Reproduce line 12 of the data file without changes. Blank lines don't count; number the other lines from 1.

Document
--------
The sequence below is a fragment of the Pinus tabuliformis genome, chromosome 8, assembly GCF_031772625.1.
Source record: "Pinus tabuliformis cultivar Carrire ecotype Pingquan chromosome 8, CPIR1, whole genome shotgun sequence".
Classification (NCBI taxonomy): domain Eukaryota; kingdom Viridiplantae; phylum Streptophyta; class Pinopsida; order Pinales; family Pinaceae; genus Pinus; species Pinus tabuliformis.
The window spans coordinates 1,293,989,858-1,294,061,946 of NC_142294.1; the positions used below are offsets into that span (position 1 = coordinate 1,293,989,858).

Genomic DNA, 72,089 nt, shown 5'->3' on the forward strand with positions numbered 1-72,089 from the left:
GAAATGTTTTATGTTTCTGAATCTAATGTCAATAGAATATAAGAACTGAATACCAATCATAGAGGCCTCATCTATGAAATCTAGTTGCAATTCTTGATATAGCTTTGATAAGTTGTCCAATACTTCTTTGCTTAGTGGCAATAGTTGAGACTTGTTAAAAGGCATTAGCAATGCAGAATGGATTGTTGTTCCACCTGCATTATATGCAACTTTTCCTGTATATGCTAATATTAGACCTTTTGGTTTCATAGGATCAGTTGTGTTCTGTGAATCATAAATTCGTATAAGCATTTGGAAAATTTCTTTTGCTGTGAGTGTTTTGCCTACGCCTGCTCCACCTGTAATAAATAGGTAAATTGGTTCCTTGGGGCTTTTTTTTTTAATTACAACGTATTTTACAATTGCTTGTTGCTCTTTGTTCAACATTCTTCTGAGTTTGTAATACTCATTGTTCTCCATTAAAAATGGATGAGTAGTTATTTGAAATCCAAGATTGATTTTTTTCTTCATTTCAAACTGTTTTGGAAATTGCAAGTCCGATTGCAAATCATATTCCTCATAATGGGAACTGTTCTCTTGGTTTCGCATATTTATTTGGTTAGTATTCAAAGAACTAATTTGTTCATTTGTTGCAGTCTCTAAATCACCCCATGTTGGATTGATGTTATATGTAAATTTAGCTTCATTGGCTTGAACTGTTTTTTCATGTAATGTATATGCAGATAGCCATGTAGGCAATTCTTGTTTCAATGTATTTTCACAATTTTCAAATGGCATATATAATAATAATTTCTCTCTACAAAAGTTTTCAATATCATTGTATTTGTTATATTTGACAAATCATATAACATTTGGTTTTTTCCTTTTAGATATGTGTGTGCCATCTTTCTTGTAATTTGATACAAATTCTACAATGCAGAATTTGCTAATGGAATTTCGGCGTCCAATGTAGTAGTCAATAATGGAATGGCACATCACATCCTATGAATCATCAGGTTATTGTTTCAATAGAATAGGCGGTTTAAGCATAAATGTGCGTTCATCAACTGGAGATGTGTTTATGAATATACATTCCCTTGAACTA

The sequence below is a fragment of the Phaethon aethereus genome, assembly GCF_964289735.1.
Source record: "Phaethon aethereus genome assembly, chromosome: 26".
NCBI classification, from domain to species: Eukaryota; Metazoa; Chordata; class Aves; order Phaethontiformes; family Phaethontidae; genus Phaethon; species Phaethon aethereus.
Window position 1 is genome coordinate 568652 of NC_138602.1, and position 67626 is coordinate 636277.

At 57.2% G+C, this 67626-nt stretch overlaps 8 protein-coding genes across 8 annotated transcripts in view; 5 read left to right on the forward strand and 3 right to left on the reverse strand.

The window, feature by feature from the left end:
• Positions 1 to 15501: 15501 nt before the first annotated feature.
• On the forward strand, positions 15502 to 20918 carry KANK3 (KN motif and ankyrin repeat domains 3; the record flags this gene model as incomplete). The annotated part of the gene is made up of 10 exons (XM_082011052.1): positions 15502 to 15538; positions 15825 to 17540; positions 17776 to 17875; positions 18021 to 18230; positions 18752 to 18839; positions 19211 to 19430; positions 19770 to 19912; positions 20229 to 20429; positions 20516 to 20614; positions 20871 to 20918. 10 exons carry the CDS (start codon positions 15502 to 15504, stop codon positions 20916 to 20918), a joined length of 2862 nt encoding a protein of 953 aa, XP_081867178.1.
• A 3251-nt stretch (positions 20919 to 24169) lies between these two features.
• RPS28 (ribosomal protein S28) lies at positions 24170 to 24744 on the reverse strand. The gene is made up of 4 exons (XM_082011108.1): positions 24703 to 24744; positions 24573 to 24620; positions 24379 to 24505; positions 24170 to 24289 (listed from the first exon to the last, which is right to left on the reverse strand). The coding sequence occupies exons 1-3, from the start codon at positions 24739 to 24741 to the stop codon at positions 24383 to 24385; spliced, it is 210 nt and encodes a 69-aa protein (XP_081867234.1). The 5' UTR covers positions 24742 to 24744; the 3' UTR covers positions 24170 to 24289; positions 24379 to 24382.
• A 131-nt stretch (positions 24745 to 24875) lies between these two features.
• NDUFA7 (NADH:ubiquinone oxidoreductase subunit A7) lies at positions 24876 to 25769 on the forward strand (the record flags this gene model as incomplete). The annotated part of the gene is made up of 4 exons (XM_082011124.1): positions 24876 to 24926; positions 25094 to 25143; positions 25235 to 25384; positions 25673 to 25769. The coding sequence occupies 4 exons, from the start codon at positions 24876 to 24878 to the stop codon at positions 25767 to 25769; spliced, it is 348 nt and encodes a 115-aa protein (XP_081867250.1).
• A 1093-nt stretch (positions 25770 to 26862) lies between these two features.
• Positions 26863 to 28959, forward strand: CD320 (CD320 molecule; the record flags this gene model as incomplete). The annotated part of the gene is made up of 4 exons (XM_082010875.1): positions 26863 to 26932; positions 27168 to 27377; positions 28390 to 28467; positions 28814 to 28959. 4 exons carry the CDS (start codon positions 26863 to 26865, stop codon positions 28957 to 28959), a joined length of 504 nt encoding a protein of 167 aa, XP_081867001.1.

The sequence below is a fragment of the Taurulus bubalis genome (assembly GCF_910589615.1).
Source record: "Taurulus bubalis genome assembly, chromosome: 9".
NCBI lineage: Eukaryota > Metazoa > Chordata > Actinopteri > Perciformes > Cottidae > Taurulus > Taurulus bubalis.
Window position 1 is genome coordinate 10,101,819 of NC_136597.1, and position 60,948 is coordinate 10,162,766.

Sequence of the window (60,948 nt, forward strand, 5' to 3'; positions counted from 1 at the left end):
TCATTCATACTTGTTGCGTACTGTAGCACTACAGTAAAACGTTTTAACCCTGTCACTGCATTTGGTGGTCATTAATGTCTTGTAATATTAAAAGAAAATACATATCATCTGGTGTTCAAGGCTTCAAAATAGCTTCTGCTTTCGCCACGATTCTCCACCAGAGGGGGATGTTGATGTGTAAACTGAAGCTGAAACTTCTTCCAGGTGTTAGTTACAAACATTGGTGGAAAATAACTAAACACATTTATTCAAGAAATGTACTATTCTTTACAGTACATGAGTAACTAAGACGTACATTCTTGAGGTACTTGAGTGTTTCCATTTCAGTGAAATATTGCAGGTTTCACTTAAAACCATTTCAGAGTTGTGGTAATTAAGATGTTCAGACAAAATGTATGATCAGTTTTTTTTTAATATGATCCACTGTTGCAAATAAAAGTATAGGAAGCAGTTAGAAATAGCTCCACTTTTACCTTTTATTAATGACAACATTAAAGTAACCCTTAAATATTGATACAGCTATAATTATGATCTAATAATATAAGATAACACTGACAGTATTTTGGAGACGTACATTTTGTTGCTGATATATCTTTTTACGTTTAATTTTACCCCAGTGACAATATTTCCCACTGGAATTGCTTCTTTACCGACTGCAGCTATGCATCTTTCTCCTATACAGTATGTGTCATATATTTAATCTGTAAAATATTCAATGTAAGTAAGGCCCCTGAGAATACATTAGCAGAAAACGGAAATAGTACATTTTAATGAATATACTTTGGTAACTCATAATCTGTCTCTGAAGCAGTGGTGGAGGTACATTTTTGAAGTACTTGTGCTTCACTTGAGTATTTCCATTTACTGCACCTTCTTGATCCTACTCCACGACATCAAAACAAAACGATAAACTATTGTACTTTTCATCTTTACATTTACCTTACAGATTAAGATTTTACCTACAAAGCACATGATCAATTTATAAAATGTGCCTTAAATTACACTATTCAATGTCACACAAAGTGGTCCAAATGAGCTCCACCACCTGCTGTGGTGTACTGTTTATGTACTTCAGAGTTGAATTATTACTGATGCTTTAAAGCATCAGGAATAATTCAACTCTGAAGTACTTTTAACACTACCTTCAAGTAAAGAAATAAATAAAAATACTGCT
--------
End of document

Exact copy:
The window, feature by feature from the left end: